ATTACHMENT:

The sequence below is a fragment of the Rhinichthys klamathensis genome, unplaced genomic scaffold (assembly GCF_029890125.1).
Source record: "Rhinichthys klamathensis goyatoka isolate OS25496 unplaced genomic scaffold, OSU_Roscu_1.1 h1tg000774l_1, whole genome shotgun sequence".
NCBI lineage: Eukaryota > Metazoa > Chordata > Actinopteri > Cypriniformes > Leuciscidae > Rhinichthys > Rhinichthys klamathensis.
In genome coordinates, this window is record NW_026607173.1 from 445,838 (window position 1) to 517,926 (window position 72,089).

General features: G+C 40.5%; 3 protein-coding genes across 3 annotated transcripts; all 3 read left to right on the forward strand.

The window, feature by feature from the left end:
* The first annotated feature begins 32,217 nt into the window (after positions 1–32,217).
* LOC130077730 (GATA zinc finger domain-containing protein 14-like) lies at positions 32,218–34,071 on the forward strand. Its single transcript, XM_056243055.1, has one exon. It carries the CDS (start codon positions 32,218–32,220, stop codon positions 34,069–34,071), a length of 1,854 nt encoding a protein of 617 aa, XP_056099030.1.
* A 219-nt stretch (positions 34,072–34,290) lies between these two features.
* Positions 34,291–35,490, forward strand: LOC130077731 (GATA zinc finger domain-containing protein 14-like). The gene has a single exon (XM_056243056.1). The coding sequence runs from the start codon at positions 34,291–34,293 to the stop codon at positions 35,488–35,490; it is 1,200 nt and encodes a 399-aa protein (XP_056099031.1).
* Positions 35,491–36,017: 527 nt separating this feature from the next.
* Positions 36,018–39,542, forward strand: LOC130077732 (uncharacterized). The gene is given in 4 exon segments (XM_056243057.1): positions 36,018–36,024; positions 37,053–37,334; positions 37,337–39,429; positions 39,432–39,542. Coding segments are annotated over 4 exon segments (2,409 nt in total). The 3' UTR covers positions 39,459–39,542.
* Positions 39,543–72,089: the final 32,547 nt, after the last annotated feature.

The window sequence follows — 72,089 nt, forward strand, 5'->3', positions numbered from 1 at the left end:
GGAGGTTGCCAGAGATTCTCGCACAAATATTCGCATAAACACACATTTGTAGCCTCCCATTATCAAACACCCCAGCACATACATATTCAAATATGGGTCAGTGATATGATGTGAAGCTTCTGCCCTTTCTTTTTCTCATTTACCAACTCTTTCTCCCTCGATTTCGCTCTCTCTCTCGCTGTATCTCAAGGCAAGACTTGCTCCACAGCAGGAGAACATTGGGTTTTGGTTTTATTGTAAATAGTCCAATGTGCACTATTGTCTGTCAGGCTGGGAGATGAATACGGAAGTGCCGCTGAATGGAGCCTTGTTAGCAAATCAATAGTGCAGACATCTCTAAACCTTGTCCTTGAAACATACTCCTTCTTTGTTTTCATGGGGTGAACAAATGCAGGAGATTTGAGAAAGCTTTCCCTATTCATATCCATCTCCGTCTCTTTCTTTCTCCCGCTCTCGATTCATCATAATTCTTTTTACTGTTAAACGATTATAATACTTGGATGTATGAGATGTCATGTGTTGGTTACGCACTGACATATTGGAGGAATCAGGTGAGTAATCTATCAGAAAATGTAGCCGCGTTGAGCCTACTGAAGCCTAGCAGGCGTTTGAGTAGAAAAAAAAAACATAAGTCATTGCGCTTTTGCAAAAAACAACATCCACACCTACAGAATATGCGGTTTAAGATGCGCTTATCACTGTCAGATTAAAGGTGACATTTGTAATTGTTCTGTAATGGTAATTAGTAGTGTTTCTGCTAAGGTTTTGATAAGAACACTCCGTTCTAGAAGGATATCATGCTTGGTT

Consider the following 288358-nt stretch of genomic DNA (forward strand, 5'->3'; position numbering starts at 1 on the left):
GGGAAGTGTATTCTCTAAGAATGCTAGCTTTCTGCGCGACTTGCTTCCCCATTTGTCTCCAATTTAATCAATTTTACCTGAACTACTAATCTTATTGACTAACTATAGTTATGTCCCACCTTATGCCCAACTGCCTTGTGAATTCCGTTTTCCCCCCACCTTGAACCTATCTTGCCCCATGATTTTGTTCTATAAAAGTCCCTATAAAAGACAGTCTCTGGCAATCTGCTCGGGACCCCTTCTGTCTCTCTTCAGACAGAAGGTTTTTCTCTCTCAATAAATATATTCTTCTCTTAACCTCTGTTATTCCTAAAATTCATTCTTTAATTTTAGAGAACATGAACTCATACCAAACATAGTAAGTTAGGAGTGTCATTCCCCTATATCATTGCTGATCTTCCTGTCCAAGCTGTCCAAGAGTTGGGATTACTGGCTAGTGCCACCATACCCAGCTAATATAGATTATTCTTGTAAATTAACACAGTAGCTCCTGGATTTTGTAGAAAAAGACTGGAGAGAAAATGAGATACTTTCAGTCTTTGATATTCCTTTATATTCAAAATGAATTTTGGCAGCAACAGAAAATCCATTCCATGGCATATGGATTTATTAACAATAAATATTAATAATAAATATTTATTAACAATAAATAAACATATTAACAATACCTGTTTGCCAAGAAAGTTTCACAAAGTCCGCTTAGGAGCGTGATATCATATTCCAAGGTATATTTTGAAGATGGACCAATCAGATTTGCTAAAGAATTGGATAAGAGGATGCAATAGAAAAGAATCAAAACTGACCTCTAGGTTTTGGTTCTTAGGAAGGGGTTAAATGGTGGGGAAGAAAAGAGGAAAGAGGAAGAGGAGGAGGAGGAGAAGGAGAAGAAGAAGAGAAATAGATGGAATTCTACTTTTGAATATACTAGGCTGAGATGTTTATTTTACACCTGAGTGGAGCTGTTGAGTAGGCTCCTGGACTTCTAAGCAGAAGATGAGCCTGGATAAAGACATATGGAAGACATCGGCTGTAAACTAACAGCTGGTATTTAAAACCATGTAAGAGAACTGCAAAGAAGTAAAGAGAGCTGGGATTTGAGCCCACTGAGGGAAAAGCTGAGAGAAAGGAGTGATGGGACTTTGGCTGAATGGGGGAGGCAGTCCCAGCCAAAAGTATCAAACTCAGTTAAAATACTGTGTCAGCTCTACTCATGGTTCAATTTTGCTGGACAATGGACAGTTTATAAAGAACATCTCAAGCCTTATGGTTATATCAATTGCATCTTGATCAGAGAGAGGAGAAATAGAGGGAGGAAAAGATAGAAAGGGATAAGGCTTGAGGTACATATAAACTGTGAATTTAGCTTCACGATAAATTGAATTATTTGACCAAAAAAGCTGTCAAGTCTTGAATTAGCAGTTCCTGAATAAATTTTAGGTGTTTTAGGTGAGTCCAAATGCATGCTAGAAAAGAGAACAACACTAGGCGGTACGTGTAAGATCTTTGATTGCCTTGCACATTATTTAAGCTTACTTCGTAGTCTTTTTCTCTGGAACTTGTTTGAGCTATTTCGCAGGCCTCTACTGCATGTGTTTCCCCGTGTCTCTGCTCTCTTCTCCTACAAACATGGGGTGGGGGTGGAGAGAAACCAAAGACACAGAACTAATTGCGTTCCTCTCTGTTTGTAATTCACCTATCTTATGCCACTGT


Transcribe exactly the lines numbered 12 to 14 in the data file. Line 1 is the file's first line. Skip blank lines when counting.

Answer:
* Positions 36,018–39,542, forward strand: LOC130077732 (uncharacterized). The gene is given in 4 exon segments (XM_056243057.1): positions 36,018–36,024; positions 37,053–37,334; positions 37,337–39,429; positions 39,432–39,542. Coding segments are annotated over 4 exon segments (2,409 nt in total). The 3' UTR covers positions 39,459–39,542.
* Positions 39,543–72,089: the final 32,547 nt, after the last annotated feature.

The window sequence follows — 72,089 nt, forward strand, 5'->3', positions numbered from 1 at the left end: